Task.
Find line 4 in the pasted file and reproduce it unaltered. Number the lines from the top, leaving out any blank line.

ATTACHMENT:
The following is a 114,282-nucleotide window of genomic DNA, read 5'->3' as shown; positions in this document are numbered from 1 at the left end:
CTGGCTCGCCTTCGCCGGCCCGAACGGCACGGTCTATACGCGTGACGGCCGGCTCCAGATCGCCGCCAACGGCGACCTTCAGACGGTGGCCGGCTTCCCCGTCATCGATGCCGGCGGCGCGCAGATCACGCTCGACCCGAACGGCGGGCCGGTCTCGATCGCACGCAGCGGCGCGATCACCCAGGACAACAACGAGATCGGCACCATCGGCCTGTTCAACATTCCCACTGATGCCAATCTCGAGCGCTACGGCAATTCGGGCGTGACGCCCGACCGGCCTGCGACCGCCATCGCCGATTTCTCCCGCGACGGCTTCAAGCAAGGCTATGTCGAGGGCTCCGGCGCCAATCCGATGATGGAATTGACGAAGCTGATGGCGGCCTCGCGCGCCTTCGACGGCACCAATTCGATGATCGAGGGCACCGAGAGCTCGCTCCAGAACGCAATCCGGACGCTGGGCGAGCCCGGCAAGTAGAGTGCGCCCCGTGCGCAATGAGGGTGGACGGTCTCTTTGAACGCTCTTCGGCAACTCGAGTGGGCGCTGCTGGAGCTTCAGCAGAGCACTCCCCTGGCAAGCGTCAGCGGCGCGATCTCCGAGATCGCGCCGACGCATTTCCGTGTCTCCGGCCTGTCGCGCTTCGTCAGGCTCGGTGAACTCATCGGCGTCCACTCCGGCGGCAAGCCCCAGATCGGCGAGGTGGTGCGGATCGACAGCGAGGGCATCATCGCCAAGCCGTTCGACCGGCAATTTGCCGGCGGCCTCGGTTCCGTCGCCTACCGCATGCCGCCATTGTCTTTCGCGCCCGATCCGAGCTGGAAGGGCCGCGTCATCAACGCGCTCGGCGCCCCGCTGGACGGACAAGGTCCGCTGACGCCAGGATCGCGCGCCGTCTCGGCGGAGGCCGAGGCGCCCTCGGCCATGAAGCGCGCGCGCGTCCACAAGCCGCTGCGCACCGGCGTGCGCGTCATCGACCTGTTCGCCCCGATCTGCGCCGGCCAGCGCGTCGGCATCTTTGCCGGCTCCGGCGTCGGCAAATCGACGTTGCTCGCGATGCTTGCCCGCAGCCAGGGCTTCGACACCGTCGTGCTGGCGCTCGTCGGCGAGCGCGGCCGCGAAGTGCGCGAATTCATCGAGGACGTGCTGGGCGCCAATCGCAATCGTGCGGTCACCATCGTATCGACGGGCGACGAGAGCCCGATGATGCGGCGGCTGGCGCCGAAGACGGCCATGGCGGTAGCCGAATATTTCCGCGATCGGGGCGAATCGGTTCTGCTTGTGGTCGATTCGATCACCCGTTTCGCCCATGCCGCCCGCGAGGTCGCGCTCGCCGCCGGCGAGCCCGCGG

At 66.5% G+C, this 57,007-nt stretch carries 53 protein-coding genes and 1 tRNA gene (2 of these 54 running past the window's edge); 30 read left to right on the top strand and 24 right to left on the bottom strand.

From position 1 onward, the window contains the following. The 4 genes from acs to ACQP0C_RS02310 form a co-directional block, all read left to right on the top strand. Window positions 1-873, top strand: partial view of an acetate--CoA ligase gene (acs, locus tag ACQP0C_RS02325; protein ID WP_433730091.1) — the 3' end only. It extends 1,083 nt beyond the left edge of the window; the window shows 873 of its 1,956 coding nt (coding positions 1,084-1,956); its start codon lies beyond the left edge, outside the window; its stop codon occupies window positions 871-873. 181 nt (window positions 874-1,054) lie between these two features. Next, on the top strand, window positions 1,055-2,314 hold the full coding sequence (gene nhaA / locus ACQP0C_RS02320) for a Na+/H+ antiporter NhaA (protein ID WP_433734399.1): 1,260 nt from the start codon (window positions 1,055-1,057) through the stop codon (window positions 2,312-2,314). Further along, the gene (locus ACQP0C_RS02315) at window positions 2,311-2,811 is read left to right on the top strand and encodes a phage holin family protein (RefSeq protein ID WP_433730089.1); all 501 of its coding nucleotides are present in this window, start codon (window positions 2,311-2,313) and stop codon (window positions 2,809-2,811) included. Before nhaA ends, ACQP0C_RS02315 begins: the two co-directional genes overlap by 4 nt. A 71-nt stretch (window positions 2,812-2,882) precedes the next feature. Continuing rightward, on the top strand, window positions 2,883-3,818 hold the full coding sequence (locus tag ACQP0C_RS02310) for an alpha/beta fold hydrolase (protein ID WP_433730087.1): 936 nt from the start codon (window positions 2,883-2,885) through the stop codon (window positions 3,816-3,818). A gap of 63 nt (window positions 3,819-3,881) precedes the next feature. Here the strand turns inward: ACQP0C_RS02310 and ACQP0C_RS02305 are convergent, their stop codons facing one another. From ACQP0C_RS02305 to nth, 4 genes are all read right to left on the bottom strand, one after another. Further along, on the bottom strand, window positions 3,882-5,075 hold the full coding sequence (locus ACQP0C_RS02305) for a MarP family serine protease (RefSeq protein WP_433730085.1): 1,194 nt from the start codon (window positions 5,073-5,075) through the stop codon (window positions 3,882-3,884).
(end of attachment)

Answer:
From position 1 onward, the window contains the following. The 4 genes from acs to ACQP0C_RS02310 form a co-directional block, all read left to right on the top strand. Window positions 1-873, top strand: partial view of an acetate--CoA ligase gene (acs, locus tag ACQP0C_RS02325; protein ID WP_433730091.1) — the 3' end only. It extends 1,083 nt beyond the left edge of the window; the window shows 873 of its 1,956 coding nt (coding positions 1,084-1,956); its start codon lies beyond the left edge, outside the window; its stop codon occupies window positions 871-873. 181 nt (window positions 874-1,054) lie between these two features. Next, on the top strand, window positions 1,055-2,314 hold the full coding sequence (gene nhaA / locus ACQP0C_RS02320) for a Na+/H+ antiporter NhaA (protein ID WP_433734399.1): 1,260 nt from the start codon (window positions 1,055-1,057) through the stop codon (window positions 2,312-2,314). Further along, the gene (locus ACQP0C_RS02315) at window positions 2,311-2,811 is read left to right on the top strand and encodes a phage holin family protein (RefSeq protein ID WP_433730089.1); all 501 of its coding nucleotides are present in this window, start codon (window positions 2,311-2,313) and stop codon (window positions 2,809-2,811) included. Before nhaA ends, ACQP0C_RS02315 begins: the two co-directional genes overlap by 4 nt. A 71-nt stretch (window positions 2,812-2,882) precedes the next feature. Continuing rightward, on the top strand, window positions 2,883-3,818 hold the full coding sequence (locus tag ACQP0C_RS02310) for an alpha/beta fold hydrolase (protein ID WP_433730087.1): 936 nt from the start codon (window positions 2,883-2,885) through the stop codon (window positions 3,816-3,818). A gap of 63 nt (window positions 3,819-3,881) precedes the next feature. Here the strand turns inward: ACQP0C_RS02310 and ACQP0C_RS02305 are convergent, their stop codons facing one another. From ACQP0C_RS02305 to nth, 4 genes are all read right to left on the bottom strand, one after another. Further along, on the bottom strand, window positions 3,882-5,075 hold the full coding sequence (locus ACQP0C_RS02305) for a MarP family serine protease (RefSeq protein WP_433730085.1): 1,194 nt from the start codon (window positions 5,073-5,075) through the stop codon (window positions 3,882-3,884).